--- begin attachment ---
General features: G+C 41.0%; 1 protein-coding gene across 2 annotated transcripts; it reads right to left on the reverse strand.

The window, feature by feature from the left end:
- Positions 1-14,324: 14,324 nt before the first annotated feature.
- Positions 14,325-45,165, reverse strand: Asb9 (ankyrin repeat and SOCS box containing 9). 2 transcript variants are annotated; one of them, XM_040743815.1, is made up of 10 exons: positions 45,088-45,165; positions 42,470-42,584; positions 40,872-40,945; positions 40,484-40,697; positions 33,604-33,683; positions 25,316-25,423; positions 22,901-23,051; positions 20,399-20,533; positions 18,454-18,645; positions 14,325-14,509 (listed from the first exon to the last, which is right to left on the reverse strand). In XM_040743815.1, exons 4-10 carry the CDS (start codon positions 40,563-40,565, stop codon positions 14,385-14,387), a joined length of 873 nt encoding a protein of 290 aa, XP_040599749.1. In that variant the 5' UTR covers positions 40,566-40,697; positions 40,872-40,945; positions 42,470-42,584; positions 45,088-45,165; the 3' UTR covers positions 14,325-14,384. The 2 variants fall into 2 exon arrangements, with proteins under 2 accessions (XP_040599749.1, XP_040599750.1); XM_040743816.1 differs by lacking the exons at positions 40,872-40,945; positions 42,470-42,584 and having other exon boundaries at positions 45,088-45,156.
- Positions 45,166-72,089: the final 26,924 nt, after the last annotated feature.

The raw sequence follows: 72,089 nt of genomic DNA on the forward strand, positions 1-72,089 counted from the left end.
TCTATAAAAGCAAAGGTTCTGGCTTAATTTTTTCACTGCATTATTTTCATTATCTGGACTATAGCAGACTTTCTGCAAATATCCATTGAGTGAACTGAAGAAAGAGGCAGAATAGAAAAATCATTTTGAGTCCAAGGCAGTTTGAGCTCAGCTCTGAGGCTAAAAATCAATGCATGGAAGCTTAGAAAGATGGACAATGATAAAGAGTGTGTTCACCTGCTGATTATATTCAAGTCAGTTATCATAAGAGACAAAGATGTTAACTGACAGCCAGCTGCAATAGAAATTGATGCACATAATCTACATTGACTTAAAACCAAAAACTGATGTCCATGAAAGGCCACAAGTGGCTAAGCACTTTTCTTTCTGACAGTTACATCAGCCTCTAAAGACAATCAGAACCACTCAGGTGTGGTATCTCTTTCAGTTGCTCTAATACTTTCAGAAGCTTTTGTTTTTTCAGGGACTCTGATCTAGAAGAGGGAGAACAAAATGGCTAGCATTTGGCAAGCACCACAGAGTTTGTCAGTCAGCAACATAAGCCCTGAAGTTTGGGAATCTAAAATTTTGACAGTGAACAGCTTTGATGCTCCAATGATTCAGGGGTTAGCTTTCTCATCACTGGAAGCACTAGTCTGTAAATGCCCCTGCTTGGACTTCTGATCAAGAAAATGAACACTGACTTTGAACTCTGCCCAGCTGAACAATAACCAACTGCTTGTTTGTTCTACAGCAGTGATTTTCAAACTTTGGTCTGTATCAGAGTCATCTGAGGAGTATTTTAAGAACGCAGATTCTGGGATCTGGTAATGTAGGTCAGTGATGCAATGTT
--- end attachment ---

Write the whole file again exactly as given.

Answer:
General features: G+C 41.0%; 1 protein-coding gene across 2 annotated transcripts; it reads right to left on the reverse strand.

The window, feature by feature from the left end:
- Positions 1-14,324: 14,324 nt before the first annotated feature.
- Positions 14,325-45,165, reverse strand: Asb9 (ankyrin repeat and SOCS box containing 9). 2 transcript variants are annotated; one of them, XM_040743815.1, is made up of 10 exons: positions 45,088-45,165; positions 42,470-42,584; positions 40,872-40,945; positions 40,484-40,697; positions 33,604-33,683; positions 25,316-25,423; positions 22,901-23,051; positions 20,399-20,533; positions 18,454-18,645; positions 14,325-14,509 (listed from the first exon to the last, which is right to left on the reverse strand). In XM_040743815.1, exons 4-10 carry the CDS (start codon positions 40,563-40,565, stop codon positions 14,385-14,387), a joined length of 873 nt encoding a protein of 290 aa, XP_040599749.1. In that variant the 5' UTR covers positions 40,566-40,697; positions 40,872-40,945; positions 42,470-42,584; positions 45,088-45,165; the 3' UTR covers positions 14,325-14,384. The 2 variants fall into 2 exon arrangements, with proteins under 2 accessions (XP_040599749.1, XP_040599750.1); XM_040743816.1 differs by lacking the exons at positions 40,872-40,945; positions 42,470-42,584 and having other exon boundaries at positions 45,088-45,156.
- Positions 45,166-72,089: the final 26,924 nt, after the last annotated feature.

The raw sequence follows: 72,089 nt of genomic DNA on the forward strand, positions 1-72,089 counted from the left end.
TCTATAAAAGCAAAGGTTCTGGCTTAATTTTTTCACTGCATTATTTTCATTATCTGGACTATAGCAGACTTTCTGCAAATATCCATTGAGTGAACTGAAGAAAGAGGCAGAATAGAAAAATCATTTTGAGTCCAAGGCAGTTTGAGCTCAGCTCTGAGGCTAAAAATCAATGCATGGAAGCTTAGAAAGATGGACAATGATAAAGAGTGTGTTCACCTGCTGATTATATTCAAGTCAGTTATCATAAGAGACAAAGATGTTAACTGACAGCCAGCTGCAATAGAAATTGATGCACATAATCTACATTGACTTAAAACCAAAAACTGATGTCCATGAAAGGCCACAAGTGGCTAAGCACTTTTCTTTCTGACAGTTACATCAGCCTCTAAAGACAATCAGAACCACTCAGGTGTGGTATCTCTTTCAGTTGCTCTAATACTTTCAGAAGCTTTTGTTTTTTCAGGGACTCTGATCTAGAAGAGGGAGAACAAAATGGCTAGCATTTGGCAAGCACCACAGAGTTTGTCAGTCAGCAACATAAGCCCTGAAGTTTGGGAATCTAAAATTTTGACAGTGAACAGCTTTGATGCTCCAATGATTCAGGGGTTAGCTTTCTCATCACTGGAAGCACTAGTCTGTAAATGCCCCTGCTTGGACTTCTGATCAAGAAAATGAACACTGACTTTGAACTCTGCCCAGCTGAACAATAACCAACTGCTTGTTTGTTCTACAGCAGTGATTTTCAAACTTTGGTCTGTATCAGAGTCATCTGAGGAGTATTTTAAGAACGCAGATTCTGGGATCTGGTAATGTAGGTCAGTGATGCAATGTT